The success of massive scale-out storage systems — Amazon is storing over 1 trillion objects — has thrown a harsh light on legacy enterprise storage. Expensive, inflexible, under-utilized data silos from EMC and others are not what data intensive enterprises need or — increasingly — can afford.
Can enterprise storage be saved?
Enterprise scale-out — private cloud — storage exists, but there's a problem: The investment in the hardware, software and operational changes is all upfront. The payback takes years, and C-level execs are right to be skeptical.
A better solution would enable companies to keep using what they have while enabling them to start using commodity storage servers instead of proprietary systems. Which is what Primary Data intends to do.
Primary Data's idea is to provide a scale-out metadata service that gives centralized control and management, while staying out of the data path; a single enterprise name space with many data paths for performance.
As co-founder and CTO David Flynn described the storage management problem Monday:
Separating the control channel from the data channel — pulling the metadata out from amongst the data — the metadata that describes the files, directories, access control and other things is today commingled with the data objects. Therefore the data object has no identity that is consistent as that data object gets stored on different systems. Move that object and it becomes a different object and you're stuck managing multiple copies...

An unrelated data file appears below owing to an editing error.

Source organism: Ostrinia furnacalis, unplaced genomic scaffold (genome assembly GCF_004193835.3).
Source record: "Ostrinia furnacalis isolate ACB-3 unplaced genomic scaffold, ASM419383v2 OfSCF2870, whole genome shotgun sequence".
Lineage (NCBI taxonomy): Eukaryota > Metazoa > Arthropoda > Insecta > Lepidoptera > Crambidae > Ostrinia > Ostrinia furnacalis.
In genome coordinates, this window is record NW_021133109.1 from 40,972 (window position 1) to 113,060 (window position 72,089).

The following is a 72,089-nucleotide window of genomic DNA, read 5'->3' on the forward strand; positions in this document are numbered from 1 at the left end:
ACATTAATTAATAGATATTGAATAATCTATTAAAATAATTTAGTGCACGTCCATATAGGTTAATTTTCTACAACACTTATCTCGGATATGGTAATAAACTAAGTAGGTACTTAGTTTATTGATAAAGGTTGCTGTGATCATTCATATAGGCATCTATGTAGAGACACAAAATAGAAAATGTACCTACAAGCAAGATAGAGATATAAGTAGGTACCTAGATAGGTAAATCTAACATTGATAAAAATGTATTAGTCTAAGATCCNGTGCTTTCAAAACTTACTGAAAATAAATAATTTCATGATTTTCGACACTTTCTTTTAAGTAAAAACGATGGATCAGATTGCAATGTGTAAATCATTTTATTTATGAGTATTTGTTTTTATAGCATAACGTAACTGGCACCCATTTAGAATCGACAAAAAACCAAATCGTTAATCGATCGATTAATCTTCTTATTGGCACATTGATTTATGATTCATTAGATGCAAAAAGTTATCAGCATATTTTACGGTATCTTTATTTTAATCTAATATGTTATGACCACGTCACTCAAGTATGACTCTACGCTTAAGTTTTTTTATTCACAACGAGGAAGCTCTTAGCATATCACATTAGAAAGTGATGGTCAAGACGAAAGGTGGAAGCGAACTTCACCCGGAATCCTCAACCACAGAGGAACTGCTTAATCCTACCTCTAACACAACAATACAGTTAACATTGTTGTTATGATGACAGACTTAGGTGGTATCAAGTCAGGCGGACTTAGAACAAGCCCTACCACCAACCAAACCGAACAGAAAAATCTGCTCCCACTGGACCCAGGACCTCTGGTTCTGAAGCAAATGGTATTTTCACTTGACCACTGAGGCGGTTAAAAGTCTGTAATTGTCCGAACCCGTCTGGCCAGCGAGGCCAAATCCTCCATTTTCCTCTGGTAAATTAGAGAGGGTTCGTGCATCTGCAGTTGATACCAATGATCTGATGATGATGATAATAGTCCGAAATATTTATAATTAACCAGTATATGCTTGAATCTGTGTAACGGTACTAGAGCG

The metadata service essentially turns all files into objects whether they are written as blocks, files or objects. Look up the file you want on the metadata service, get its location, and access it directly.
Centralizing control makes all kinds of sense. Rarely used files — most of them — can be moved to cheap storage. I/O intensive data can be moved to SSDs. Critical data can be replicated multiple times and across geographies.
Disaster recovery and backup are simplified because enterprise-wide snapshot policies ensure that data is protected and available. The snapshot layer is not in the data path, so it's fast and painless.
What if the metadata service blows up? All the data is still there and accessible by individual servers, just as in today's infrastructures. You lose the global namespace, which can be rebuilt by reading object metadata, not your data.
The Storage Bits take
David Flynn and Rick White — the founders of Fusion-io and Primary Data — are back with another big idea. Primary Data is a much bigger idea than PCI flash cards, and the payback won't be as quick.
By using existing storage assets though, PD has removed one of the big obstacles to modernizing enterprise storage. Firms can start small, try out the technology, train some people, validate the payback and then extend its use.
The RAID array has had a great 25-year run. But as Google, Amazon, Microsoft and others have shown, the future belongs to scale-out storage. Primary Data may have the key that unlocks it for the enterprise.
Courteous comments welcome, of course.